One problem with this is that court practices and procedures frequently implicate important public policy choices. For example, whether you can represent yourself rather than hiring a lawyer, whether appeals should be allowed in all cases or only in cases deemed worthy by some selection committee, or whether courts should be open on Saturdays or just during the week, are all matters of judicial practice and procedure – but they are also matters over which the public should rightly have some say. And, of course, the primary branch of government through which the people exercise their right to have a say is the Legislature.

What this amendment does is to recognize that issues of judicial administration, practice and procedure are not either-or issues. In other words, they are not the concern of only the judicial or only the legislative branch; there is an area of overlap here. Consequently, the amendment allows each branch to adopt rules affecting judicial administration, practice and procedure. However, it provides that where there is a conflict, the presumption is in favor of the democratically elected branch of government, i.e., the Legislature, and that its rules/laws generally prevail.

On the other hand, the presumption only applies if – in the words of the amendment – the Legislature’s rules are “not otherwise contrary to this constitution”. So what does this mean? Everyone recognizes that the judicial branch of government has certain core functions. The Court has had numerous occasions to define these functions. Among other things, they include the power to interpret the law, the power to make findings of fact in contested cases, and the power to exercise judicial review over the acts of the other two branches of government when they are challenged as being in violation of the Constitution. By providing that legislative rules/laws are only valid if they do are not “otherwise contrary to this constitution”, CACR 26 does not threaten these or any other core functions of the Court; on the contrary, it expressly preserves them.[6]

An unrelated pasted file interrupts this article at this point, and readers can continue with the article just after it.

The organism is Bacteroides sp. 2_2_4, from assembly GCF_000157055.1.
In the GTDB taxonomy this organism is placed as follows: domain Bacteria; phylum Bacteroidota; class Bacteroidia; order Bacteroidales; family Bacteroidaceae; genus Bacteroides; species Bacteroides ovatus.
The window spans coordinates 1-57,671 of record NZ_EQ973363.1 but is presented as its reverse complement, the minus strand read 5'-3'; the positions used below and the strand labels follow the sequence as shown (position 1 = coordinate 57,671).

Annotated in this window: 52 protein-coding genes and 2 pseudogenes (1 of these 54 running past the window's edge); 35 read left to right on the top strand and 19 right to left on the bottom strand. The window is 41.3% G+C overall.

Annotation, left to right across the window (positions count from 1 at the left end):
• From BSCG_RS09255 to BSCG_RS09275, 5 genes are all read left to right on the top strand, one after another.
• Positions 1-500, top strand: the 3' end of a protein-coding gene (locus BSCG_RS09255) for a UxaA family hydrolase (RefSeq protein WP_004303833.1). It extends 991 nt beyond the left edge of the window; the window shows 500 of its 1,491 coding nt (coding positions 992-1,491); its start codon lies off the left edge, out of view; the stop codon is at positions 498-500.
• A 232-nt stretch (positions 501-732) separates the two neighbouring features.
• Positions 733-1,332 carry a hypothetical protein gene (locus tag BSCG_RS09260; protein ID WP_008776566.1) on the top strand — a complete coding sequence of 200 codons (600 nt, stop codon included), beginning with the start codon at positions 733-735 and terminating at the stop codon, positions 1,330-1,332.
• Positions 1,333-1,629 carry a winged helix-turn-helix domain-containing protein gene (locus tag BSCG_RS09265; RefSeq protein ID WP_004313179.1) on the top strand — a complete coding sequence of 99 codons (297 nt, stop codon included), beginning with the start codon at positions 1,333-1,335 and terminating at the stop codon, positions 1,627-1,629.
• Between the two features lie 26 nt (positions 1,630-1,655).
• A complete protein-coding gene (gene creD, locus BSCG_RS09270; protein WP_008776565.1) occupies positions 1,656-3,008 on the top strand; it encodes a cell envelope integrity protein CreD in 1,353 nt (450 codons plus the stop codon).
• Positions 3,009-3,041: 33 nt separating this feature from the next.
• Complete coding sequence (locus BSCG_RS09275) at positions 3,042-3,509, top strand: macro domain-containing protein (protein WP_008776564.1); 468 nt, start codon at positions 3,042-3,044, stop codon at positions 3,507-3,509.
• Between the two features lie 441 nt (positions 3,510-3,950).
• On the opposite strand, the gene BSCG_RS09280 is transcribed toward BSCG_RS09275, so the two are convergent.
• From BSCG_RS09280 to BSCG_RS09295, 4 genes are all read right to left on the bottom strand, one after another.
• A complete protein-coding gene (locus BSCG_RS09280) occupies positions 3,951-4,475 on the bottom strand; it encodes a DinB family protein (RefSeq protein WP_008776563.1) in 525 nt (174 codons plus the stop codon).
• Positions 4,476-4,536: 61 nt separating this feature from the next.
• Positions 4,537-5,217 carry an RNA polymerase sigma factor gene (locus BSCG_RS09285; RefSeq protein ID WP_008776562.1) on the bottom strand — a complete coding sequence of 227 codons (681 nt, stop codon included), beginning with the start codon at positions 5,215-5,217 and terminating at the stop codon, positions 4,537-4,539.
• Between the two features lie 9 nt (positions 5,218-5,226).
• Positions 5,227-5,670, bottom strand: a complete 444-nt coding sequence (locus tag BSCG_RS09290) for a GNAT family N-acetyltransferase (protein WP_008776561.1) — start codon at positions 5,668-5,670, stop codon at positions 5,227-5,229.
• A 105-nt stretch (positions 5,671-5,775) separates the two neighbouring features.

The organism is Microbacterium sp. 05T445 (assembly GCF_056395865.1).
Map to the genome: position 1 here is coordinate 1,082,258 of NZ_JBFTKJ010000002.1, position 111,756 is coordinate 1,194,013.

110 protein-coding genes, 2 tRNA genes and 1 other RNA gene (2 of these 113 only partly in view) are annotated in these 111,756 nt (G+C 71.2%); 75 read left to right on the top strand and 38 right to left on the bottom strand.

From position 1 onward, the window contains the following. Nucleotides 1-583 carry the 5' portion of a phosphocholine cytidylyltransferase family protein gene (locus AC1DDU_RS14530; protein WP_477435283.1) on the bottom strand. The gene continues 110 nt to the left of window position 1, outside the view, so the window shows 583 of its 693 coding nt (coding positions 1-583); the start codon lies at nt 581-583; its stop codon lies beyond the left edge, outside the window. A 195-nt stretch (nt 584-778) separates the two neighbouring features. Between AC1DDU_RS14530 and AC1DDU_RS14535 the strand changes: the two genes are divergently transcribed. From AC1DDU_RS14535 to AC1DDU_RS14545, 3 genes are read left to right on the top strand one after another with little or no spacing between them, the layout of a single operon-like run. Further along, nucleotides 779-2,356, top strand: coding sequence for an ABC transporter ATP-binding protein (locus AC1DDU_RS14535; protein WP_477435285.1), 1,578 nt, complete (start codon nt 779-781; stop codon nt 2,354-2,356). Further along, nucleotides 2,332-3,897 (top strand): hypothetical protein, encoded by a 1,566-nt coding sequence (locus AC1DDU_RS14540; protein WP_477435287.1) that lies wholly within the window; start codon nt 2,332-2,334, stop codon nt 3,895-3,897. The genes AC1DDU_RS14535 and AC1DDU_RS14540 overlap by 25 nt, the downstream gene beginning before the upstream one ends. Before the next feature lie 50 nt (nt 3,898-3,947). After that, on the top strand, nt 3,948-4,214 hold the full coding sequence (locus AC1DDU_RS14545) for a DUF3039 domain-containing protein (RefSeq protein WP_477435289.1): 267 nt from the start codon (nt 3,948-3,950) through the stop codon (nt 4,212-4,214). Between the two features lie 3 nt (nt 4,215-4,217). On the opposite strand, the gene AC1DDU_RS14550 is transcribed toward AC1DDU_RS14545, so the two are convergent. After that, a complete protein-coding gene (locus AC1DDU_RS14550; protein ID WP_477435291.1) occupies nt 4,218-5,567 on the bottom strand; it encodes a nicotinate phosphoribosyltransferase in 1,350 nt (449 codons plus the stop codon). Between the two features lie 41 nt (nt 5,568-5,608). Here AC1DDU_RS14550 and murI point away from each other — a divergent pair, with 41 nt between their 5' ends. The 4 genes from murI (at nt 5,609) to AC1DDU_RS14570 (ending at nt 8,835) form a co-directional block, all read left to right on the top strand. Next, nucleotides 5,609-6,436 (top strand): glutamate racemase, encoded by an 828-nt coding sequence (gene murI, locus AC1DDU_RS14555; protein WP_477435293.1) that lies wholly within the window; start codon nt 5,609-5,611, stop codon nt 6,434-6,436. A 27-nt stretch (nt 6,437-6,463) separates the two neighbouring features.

In a recent op-ed by former Justice Nadeau and former Governor Merrill which was reprinted in the last edition of Bar News, the authors focus upon the fact that CACR 26 includes within its recognition of the Legislature’s concurrent powers over the operations of the courts the power to make rules governing the “administration” of the courts. In so doing, they suggest that this would be as inappropriate as recognizing such a power in the Legislature to make rules governing the administration of the executive branch. With all due respect to my colleagues, their analogy should lead one to the opposite conclusion about the propriety of CACR 26.

Suffice it to say that there are hundreds, if not thousands, of statutes on the books which prescribe how the executive branch is to be structured and how it is to operate.[7] So when Messrs. Merrill and Nadeau rhetorically ask, “Imagine what would happen if legislators were to seek the same constitutional authority to administer the executive branch”, the answer is: “They already have that authority and they exercise it every day.”[8] More importantly, the Supreme Court itself has on numerous occasions specifically ruled that statutes which regulate the administration of the executive branch are indeed constitutional.[9]